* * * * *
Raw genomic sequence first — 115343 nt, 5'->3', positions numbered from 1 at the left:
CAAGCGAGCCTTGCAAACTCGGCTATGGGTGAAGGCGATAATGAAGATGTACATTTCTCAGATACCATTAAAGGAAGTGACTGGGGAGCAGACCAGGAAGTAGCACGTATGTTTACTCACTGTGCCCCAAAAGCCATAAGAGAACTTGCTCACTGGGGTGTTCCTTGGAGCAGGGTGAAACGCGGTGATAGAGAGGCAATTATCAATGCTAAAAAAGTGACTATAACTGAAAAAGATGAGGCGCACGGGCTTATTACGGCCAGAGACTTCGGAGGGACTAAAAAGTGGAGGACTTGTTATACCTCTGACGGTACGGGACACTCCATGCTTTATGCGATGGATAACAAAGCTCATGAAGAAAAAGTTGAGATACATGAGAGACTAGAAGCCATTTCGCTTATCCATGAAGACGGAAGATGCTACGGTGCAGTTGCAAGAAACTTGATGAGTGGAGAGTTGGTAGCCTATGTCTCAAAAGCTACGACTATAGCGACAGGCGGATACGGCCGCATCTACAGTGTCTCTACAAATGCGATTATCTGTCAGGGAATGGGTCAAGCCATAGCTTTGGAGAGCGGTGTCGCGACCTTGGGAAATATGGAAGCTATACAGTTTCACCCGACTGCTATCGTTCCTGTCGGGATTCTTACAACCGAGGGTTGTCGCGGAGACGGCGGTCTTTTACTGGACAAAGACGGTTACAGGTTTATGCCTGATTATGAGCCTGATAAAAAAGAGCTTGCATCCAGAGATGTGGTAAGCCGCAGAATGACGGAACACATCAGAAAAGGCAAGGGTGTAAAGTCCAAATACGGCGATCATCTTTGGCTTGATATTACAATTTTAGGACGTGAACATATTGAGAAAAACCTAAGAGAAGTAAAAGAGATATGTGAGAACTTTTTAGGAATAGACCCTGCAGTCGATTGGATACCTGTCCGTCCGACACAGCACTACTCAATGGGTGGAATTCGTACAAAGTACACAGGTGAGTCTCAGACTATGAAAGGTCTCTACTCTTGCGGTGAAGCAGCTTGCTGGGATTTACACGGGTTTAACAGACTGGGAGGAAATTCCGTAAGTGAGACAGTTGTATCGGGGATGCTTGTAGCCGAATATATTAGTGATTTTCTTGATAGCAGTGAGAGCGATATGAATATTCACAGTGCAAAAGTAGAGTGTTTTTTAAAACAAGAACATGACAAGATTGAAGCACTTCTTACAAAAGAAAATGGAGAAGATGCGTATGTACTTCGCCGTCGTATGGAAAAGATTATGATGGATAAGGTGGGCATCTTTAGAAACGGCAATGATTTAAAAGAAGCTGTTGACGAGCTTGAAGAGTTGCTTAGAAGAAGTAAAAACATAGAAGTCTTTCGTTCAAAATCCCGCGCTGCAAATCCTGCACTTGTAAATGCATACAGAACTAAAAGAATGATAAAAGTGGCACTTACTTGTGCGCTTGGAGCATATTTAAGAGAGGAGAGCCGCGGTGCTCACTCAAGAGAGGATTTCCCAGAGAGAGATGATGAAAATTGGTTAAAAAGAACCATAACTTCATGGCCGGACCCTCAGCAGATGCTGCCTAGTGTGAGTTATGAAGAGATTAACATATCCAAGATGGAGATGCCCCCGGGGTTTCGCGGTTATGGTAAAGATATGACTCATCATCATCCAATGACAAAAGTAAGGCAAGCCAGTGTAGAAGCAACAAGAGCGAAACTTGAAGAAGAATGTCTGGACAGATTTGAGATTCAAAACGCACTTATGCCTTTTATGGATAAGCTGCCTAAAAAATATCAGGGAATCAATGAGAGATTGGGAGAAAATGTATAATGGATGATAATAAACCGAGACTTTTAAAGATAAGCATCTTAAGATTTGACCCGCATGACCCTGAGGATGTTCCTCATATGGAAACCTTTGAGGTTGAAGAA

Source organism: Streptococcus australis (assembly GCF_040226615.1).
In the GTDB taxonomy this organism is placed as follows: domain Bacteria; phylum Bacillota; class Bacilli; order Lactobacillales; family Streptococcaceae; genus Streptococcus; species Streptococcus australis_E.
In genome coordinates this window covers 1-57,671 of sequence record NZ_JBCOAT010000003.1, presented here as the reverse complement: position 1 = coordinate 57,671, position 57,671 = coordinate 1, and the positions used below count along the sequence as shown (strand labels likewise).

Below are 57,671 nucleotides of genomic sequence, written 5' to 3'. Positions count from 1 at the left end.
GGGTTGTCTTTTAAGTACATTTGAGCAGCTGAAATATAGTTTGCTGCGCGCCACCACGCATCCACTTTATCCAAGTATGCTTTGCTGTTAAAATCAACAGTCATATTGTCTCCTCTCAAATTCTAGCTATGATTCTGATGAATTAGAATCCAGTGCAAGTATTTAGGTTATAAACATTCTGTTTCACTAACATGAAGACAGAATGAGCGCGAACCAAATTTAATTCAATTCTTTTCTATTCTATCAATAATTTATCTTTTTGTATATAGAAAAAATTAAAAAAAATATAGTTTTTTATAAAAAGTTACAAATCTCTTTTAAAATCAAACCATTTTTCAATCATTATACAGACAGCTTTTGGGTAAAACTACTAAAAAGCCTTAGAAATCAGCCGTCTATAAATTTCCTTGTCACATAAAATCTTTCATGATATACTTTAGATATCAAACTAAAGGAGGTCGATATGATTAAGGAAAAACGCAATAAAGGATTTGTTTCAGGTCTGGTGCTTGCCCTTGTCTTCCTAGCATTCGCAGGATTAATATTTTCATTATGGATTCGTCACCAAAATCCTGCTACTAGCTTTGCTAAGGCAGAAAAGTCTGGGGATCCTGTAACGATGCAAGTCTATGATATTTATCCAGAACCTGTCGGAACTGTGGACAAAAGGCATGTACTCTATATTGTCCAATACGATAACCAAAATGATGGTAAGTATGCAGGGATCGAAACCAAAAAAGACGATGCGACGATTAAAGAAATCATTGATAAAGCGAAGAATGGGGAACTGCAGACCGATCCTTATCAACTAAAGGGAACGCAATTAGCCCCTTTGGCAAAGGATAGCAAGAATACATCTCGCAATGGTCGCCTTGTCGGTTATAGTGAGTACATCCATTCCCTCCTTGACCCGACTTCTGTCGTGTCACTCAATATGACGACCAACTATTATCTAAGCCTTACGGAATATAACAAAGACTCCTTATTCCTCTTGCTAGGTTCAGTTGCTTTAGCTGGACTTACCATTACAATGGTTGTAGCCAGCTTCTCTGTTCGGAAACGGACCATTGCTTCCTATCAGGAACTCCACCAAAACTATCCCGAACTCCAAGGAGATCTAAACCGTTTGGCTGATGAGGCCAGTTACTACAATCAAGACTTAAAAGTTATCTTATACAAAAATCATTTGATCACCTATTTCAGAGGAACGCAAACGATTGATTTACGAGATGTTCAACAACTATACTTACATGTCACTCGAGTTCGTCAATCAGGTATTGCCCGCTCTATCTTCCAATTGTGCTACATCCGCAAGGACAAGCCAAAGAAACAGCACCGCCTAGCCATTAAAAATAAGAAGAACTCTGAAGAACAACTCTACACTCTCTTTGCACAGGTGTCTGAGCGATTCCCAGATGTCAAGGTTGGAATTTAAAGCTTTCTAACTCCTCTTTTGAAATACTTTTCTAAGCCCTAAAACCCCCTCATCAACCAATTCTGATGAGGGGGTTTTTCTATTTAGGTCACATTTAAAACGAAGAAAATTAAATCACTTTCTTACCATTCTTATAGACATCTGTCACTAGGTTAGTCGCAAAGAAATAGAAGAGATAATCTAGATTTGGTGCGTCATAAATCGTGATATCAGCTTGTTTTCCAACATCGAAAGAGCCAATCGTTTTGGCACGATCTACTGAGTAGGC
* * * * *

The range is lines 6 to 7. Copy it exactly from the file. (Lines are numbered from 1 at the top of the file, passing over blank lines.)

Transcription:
Below are 57,671 nucleotides of genomic sequence, written 5' to 3'. Positions count from 1 at the left end.
GGGTTGTCTTTTAAGTACATTTGAGCAGCTGAAATATAGTTTGCTGCGCGCCACCACGCATCCACTTTATCCAAGTATGCTTTGCTGTTAAAATCAACAGTCATATTGTCTCCTCTCAAATTCTAGCTATGATTCTGATGAATTAGAATCCAGTGCAAGTATTTAGGTTATAAACATTCTGTTTCACTAACATGAAGACAGAATGAGCGCGAACCAAATTTAATTCAATTCTTTTCTATTCTATCAATAATTTATCTTTTTGTATATAGAAAAAATTAAAAAAAATATAGTTTTTTATAAAAAGTTACAAATCTCTTTTAAAATCAAACCATTTTTCAATCATTATACAGACAGCTTTTGGGTAAAACTACTAAAAAGCCTTAGAAATCAGCCGTCTATAAATTTCCTTGTCACATAAAATCTTTCATGATATACTTTAGATATCAAACTAAAGGAGGTCGATATGATTAAGGAAAAACGCAATAAAGGATTTGTTTCAGGTCTGGTGCTTGCCCTTGTCTTCCTAGCATTCGCAGGATTAATATTTTCATTATGGATTCGTCACCAAAATCCTGCTACTAGCTTTGCTAAGGCAGAAAAGTCTGGGGATCCTGTAACGATGCAAGTCTATGATATTTATCCAGAACCTGTCGGAACTGTGGACAAAAGGCATGTACTCTATATTGTCCAATACGATAACCAAAATGATGGTAAGTATGCAGGGATCGAAACCAAAAAAGACGATGCGACGATTAAAGAAATCATTGATAAAGCGAAGAATGGGGAACTGCAGACCGATCCTTATCAACTAAAGGGAACGCAATTAGCCCCTTTGGCAAAGGATAGCAAGAATACATCTCGCAATGGTCGCCTTGTCGGTTATAGTGAGTACATCCATTCCCTCCTTGACCCGACTTCTGTCGTGTCACTCAATATGACGACCAACTATTATCTAAGCCTTACGGAATATAACAAAGACTCCTTATTCCTCTTGCTAGGTTCAGTTGCTTTAGCTGGACTTACCATTACAATGGTTGTAGCCAGCTTCTCTGTTCGGAAACGGACCATTGCTTCCTATCAGGAACTCCACCAAAACTATCCCGAACTCCAAGGAGATCTAAACCGTTTGGCTGATGAGGCCAGTTACTACAATCAAGACTTAAAAGTTATCTTATACAAAAATCATTTGATCACCTATTTCAGAGGAACGCAAACGATTGATTTACGAGATGTTCAACAACTATACTTACATGTCACTCGAGTTCGTCAATCAGGTATTGCCCGCTCTATCTTCCAATTGTGCTACATCCGCAAGGACAAGCCAAAGAAACAGCACCGCCTAGCCATTAAAAATAAGAAGAACTCTGAAGAACAACTCTACACTCTCTTTGCACAGGTGTCTGAGCGATTCCCAGATGTCAAGGTTGGAATTTAAAGCTTTCTAACTCCTCTTTTGAAATACTTTTCTAAGCCCTAAAACCCCCTCATCAACCAATTCTGATGAGGGGGTTTTTCTATTTAGGTCACATTTAAAACGAAGAAAATTAAATCACTTTCTTACCATTCTTATAGACATCTGTCACTAGGTTAGTCGCAAAGAAATAGAAGAGATAATCTAGATTTGGTGCGTCATAAATCGTGATATCAGCTTGTTTTCCAACATCGAAAGAGCCAATCGTTTTGGCACGATCTACTGAGTAGGC